Julie K. Lundquist*1, Mark Piper2, and Branko Kosoviş1

1Atmospheric Science Division Lawrence Livermore National Laboratory, Livermore, CA, 94550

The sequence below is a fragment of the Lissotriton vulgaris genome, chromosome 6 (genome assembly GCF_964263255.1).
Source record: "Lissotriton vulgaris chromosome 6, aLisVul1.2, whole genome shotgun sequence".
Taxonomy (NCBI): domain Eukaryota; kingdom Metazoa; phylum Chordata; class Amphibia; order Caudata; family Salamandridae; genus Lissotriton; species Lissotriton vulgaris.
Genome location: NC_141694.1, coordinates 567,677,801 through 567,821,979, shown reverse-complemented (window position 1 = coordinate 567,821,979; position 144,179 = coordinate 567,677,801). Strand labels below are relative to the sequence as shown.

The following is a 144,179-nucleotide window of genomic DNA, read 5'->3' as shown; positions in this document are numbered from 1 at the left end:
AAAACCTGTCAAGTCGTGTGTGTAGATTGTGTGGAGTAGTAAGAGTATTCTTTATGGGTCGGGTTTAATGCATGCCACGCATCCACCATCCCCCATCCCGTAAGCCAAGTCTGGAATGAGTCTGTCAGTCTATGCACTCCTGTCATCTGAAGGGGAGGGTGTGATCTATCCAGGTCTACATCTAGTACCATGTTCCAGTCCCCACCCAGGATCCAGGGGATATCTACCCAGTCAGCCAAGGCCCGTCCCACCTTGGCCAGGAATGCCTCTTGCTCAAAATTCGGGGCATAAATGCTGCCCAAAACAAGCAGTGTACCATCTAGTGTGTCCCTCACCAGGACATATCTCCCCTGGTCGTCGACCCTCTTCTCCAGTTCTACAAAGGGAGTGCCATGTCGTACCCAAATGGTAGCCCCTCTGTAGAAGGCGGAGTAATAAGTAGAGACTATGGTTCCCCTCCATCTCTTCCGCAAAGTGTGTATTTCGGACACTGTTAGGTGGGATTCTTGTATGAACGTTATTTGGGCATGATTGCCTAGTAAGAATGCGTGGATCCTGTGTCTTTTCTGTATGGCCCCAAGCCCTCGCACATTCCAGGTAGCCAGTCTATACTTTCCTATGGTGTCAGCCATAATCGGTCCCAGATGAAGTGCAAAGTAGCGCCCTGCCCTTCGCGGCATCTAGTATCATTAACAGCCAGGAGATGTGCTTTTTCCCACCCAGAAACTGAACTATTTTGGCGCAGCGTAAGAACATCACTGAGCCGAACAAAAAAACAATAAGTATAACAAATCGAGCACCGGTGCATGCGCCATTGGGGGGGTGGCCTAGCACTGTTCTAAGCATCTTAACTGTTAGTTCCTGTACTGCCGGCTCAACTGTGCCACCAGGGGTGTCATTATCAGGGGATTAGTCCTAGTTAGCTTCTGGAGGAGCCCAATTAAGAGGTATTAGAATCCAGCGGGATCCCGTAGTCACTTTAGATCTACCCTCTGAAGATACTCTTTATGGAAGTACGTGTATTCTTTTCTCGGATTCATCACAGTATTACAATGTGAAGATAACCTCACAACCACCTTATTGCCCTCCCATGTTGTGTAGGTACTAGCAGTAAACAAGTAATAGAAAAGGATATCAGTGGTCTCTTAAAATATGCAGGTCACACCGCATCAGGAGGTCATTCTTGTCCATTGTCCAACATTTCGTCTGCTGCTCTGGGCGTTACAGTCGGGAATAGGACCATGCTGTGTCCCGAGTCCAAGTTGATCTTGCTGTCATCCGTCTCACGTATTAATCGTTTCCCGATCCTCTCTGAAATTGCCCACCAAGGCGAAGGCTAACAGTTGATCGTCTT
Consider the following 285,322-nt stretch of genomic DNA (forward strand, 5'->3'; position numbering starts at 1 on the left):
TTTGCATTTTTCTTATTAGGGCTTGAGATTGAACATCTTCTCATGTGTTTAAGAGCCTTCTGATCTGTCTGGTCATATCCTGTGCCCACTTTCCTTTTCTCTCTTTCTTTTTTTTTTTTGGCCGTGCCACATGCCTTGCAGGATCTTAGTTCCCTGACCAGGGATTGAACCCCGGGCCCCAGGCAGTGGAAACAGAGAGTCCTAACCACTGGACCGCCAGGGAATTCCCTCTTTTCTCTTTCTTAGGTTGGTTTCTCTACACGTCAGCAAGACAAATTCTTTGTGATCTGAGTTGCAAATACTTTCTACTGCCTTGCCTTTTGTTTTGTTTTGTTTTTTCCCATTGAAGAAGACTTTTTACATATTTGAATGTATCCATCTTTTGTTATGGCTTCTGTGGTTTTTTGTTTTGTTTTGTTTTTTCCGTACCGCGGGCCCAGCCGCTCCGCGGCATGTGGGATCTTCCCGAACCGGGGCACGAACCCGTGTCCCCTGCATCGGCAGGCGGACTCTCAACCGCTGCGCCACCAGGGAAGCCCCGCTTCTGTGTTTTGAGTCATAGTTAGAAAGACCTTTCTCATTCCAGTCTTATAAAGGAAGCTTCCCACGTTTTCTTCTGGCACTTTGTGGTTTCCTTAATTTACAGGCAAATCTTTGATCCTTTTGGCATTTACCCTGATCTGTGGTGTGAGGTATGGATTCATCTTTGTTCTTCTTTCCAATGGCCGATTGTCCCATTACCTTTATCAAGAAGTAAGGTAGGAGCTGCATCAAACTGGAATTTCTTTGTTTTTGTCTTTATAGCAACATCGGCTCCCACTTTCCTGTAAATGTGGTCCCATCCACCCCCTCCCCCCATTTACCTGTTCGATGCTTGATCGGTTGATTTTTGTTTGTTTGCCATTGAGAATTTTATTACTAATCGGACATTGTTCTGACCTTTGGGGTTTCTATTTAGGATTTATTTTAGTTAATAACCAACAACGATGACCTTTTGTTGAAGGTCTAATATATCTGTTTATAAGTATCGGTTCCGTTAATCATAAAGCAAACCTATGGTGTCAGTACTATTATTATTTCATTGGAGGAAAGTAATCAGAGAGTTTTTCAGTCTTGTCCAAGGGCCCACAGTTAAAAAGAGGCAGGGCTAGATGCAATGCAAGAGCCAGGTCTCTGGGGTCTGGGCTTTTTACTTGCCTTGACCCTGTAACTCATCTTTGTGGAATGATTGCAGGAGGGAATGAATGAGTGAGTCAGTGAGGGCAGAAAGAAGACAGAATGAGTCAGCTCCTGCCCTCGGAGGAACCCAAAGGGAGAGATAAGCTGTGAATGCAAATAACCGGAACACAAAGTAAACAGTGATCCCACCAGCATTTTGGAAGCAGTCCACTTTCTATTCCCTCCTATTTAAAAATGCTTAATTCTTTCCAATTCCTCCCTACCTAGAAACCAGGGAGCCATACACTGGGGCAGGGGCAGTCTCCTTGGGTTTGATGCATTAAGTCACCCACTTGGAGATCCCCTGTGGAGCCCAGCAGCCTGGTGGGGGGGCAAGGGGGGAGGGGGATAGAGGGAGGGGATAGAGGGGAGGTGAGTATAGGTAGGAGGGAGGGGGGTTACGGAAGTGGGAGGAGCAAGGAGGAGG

2Program in Atmospheric and Oceanic Science, University of Colorado at Boulder